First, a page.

Volatility: Netflix Stuns Streaming Wars On Big Expiration Friday

After the close on Thursday, Netflix (NASDAQ:) reported better-than-expected but missed its subscriber goal by almost half. The miss on subscribers sent investors looking for the exits and drove the stock down more than 19% in after-hours trading. Executives further warned that subscriptions could continue to struggle.

This morning, investors are worried that the Netflix news could be signalling an end to the streaming wars. Disney (NYSE:) was down 3.90% in premarket trading because streaming has been a growing business for the entertainment company. Companies that rely less on streaming as part of their core business are down a little less; Amazon (NASDAQ:) and Apple (NASDAQ:) were down 1.07% and 0.74%, respectively, before the bell.

On Friday morning, oil and gas equipment and services company Schlumberger (NYSE:) reported better-than-expected and revenue. SLB pointed to favorable fundamentals going forward because of the tight supply market, increasing demand and rising oil prices. However, SLB was down 0.40% in premarket trading which may be related to oil prices falling 1.75% before the open.

Today is January expiration, which is a big expiration for options markets because of the extra volume from LEAPS (long-term equity anticipation securities) contracts. As with any expiration, investors should brace for greater volatility, especially around the close. With the added factor of LEAPS expiration, investors should be particularly careful.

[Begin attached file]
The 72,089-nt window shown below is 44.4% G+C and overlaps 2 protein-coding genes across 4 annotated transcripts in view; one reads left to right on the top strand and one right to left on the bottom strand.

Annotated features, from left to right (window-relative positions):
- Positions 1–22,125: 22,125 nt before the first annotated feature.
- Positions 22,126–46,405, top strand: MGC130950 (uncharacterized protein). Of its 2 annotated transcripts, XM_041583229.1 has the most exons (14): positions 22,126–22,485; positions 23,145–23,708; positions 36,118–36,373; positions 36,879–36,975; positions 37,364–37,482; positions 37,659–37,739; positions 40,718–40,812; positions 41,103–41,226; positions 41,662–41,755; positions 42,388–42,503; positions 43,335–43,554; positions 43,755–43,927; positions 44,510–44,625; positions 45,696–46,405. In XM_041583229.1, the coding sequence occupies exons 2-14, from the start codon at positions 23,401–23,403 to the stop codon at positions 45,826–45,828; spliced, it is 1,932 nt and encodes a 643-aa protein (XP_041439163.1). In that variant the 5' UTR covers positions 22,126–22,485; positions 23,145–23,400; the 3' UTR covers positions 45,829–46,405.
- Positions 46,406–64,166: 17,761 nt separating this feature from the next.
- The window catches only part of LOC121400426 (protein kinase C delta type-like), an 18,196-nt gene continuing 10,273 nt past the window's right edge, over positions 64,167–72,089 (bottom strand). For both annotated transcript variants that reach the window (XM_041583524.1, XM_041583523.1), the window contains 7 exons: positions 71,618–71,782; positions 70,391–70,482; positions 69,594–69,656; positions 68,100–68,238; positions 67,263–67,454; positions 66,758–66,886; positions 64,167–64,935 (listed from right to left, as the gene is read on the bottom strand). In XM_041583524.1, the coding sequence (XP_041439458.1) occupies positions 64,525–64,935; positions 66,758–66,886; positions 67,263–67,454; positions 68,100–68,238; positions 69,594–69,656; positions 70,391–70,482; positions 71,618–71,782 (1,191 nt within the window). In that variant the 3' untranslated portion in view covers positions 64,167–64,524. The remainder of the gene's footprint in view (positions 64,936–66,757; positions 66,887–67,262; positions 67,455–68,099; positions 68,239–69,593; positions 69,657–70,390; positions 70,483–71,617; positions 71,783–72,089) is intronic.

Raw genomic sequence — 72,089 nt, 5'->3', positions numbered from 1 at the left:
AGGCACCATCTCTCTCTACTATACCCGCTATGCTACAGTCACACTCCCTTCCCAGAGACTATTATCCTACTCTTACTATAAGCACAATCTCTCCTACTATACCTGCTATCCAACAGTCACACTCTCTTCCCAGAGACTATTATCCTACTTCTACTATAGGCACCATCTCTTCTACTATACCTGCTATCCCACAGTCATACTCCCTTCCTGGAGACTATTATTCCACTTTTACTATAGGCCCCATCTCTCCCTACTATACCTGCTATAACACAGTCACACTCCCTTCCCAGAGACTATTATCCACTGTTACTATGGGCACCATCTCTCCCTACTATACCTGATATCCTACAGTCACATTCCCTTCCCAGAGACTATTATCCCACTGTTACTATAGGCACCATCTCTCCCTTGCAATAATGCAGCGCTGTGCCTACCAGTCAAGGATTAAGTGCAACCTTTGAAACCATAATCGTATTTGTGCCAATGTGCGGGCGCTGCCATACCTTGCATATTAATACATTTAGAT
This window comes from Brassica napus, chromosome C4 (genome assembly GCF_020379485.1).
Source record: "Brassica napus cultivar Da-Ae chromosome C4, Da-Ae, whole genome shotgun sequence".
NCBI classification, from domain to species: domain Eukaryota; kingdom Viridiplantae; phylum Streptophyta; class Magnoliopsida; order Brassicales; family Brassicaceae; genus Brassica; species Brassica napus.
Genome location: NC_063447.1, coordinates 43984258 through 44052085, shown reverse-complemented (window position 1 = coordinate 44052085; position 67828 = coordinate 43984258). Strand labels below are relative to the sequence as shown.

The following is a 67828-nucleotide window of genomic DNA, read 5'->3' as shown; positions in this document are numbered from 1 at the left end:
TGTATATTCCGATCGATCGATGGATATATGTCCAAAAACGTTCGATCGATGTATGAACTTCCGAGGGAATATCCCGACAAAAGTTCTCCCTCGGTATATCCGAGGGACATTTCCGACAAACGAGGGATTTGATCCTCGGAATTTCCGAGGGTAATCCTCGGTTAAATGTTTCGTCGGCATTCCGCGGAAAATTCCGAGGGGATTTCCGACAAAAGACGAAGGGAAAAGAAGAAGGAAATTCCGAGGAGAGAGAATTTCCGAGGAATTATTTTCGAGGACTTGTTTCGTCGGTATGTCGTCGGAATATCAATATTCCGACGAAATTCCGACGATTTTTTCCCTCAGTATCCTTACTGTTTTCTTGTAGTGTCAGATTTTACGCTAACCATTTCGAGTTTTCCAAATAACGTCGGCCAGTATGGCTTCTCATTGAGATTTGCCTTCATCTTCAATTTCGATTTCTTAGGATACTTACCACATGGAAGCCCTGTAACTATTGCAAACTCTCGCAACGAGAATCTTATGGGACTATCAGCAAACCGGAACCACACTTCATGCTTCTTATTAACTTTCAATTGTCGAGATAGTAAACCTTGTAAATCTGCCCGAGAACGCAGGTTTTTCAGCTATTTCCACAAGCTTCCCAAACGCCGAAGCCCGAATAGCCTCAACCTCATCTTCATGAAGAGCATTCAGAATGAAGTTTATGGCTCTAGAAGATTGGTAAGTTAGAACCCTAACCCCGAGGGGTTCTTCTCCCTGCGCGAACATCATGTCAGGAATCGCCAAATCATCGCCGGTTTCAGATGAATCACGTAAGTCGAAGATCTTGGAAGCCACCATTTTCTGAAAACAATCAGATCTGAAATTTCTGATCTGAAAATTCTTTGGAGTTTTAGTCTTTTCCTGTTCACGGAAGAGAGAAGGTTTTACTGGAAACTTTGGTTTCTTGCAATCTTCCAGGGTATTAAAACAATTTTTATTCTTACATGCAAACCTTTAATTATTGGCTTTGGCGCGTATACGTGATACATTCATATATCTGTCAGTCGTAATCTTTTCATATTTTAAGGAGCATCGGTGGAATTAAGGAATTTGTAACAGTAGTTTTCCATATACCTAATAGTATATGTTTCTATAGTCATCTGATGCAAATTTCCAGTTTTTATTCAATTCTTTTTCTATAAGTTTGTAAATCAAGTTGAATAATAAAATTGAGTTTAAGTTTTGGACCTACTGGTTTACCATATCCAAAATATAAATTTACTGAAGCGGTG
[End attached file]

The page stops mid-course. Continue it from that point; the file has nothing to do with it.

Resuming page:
In the health-care space, Intuitive Surgical (NASDAQ:) announced that it was able to beat both earnings and revenue estimates. Nonetheless, ISRG fell 4.76% in after-hours trading because the company reported fewer procedures due to COVID-19.

On Thursday, the bulls failed to hang on to another positive start, and now, the is testing its November 2021 lows. The benchmark index jumped out of the gate and rallied more than 1.5% in the morning. However, the bears countered and pushed the index lower through the afternoon session and then rushed the close, pushing the index down 1.11% on the day.

Consumer discretionary stocks led the sell-off, with Peloton (NASDAQ:) falling 23.93% on news that the company was considering stopping production because of a lack of demand. PTON was seeing a bit of a bounce this morning of more than 5% in premarket trading. V.F. Corporation (VFC) fell 5.39% after being downgraded to a sell by Williams Trading. Ford (NYSE:) fell 3.59% after being downgraded by Jefferies. The losses added to a three-day losing streak totalling nearly 14%. The Consumer Discretionary Select Sector Index has fallen nearly 12% from its all-time and is solidly in correction territory.

The ($COMP) dropped 1.3% to test support around the 14,100 level. This level coincides with February and April highs and July and October lows of 2021. The Nasdaq is also in correction territory because its nearly 12% off its all-time highs set back in November of last year.

The semiconductors were a big drag on the tech-heavy Nasdaq, with Advanced Micro Devices (NASDAQ:) falling 4.97%, Micron (NASDAQ:) dropping 5.48%, and Nvidia (NASDAQ:) closing 3.66% lower. The has fallen more than 10% in the last three days and is down about 13.5% from its high. However, it’s not all bad news for semiconductors. Intel (NASDAQ:) announced plans to invest $20 billion to build two semiconductor factories in Ohio.

For a long time, investors have been in “buy the dip” mode nearly every time the markets pulled back. However, the new trend appears to have changed to the less catchy “find something new to sell.” Investor nervousness continues to creep higher as the Cboe Market Volatility Index () has moved a little higher every day this week. The VIX is well known for its spikes, but the gradual build that has the VIX trading near 27 is a little uncharacteristic for the fear indicator and feels like a suspenseful Hitchcock movie. The question is, “How long will the suspense hold?”

Slippery Situation